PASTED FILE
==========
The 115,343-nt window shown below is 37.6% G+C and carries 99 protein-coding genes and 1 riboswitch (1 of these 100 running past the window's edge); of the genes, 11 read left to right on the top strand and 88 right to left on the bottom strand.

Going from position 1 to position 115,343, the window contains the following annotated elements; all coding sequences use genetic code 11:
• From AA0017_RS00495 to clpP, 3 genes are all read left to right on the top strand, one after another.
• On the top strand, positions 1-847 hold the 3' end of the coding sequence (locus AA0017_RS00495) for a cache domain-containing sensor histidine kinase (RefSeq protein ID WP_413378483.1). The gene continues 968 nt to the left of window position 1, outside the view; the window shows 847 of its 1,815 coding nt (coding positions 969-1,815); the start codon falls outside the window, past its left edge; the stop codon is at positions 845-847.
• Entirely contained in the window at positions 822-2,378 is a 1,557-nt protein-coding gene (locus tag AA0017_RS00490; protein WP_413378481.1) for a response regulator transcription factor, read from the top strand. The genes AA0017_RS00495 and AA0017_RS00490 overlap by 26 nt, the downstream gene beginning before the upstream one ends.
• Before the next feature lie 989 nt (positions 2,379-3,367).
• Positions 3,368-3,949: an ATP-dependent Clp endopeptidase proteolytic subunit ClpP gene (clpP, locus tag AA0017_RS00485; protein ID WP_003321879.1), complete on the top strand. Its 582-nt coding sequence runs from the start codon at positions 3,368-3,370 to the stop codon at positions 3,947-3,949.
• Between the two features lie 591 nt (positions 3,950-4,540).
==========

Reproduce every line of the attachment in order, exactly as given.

The 115,343-nt window shown below is 37.6% G+C and carries 99 protein-coding genes and 1 riboswitch (1 of these 100 running past the window's edge); of the genes, 11 read left to right on the top strand and 88 right to left on the bottom strand.

Going from position 1 to position 115,343, the window contains the following annotated elements; all coding sequences use genetic code 11:
• From AA0017_RS00495 to clpP, 3 genes are all read left to right on the top strand, one after another.
• On the top strand, positions 1-847 hold the 3' end of the coding sequence (locus AA0017_RS00495) for a cache domain-containing sensor histidine kinase (RefSeq protein ID WP_413378483.1). The gene continues 968 nt to the left of window position 1, outside the view; the window shows 847 of its 1,815 coding nt (coding positions 969-1,815); the start codon falls outside the window, past its left edge; the stop codon is at positions 845-847.
• Entirely contained in the window at positions 822-2,378 is a 1,557-nt protein-coding gene (locus tag AA0017_RS00490; protein WP_413378481.1) for a response regulator transcription factor, read from the top strand. The genes AA0017_RS00495 and AA0017_RS00490 overlap by 26 nt, the downstream gene beginning before the upstream one ends.
• Before the next feature lie 989 nt (positions 2,379-3,367).
• Positions 3,368-3,949: an ATP-dependent Clp endopeptidase proteolytic subunit ClpP gene (clpP, locus tag AA0017_RS00485; protein ID WP_003321879.1), complete on the top strand. Its 582-nt coding sequence runs from the start codon at positions 3,368-3,370 to the stop codon at positions 3,947-3,949.
• Between the two features lie 591 nt (positions 3,950-4,540).